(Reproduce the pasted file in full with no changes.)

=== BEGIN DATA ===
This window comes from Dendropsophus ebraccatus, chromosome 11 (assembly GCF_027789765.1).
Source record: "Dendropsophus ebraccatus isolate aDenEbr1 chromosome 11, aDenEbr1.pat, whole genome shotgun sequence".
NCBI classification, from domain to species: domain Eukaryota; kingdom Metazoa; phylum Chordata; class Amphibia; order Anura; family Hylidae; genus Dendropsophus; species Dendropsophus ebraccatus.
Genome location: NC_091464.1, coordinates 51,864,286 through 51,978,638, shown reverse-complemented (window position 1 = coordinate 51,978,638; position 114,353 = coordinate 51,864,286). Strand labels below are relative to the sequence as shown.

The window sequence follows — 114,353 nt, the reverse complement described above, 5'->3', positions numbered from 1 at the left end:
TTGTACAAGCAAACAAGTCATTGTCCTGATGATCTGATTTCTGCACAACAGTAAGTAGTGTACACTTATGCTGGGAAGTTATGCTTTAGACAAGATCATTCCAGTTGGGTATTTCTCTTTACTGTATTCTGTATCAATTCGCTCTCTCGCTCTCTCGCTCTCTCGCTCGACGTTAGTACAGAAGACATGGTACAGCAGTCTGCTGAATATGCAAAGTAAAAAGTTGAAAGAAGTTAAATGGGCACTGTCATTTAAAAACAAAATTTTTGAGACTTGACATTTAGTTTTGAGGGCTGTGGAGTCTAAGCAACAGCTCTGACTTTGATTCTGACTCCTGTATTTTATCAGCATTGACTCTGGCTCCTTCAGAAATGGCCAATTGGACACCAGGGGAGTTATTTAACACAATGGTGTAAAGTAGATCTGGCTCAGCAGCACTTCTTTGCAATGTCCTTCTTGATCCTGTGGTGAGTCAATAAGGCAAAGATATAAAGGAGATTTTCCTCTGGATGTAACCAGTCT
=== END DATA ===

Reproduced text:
This window comes from Dendropsophus ebraccatus, chromosome 11 (assembly GCF_027789765.1).
Source record: "Dendropsophus ebraccatus isolate aDenEbr1 chromosome 11, aDenEbr1.pat, whole genome shotgun sequence".
NCBI classification, from domain to species: domain Eukaryota; kingdom Metazoa; phylum Chordata; class Amphibia; order Anura; family Hylidae; genus Dendropsophus; species Dendropsophus ebraccatus.
Genome location: NC_091464.1, coordinates 51,864,286 through 51,978,638, shown reverse-complemented (window position 1 = coordinate 51,978,638; position 114,353 = coordinate 51,864,286). Strand labels below are relative to the sequence as shown.

The window sequence follows — 114,353 nt, the reverse complement described above, 5'->3', positions numbered from 1 at the left end:
TTGTACAAGCAAACAAGTCATTGTCCTGATGATCTGATTTCTGCACAACAGTAAGTAGTGTACACTTATGCTGGGAAGTTATGCTTTAGACAAGATCATTCCAGTTGGGTATTTCTCTTTACTGTATTCTGTATCAATTCGCTCTCTCGCTCTCTCGCTCTCTCGCTCGACGTTAGTACAGAAGACATGGTACAGCAGTCTGCTGAATATGCAAAGTAAAAAGTTGAAAGAAGTTAAATGGGCACTGTCATTTAAAAACAAAATTTTTGAGACTTGACATTTAGTTTTGAGGGCTGTGGAGTCTAAGCAACAGCTCTGACTTTGATTCTGACTCCTGTATTTTATCAGCATTGACTCTGGCTCCTTCAGAAATGGCCAATTGGACACCAGGGGAGTTATTTAACACAATGGTGTAAAGTAGATCTGGCTCAGCAGCACTTCTTTGCAATGTCCTTCTTGATCCTGTGGTGAGTCAATAAGGCAAAGATATAAAGGAGATTTTCCTCTGGATGTAACCAGTCT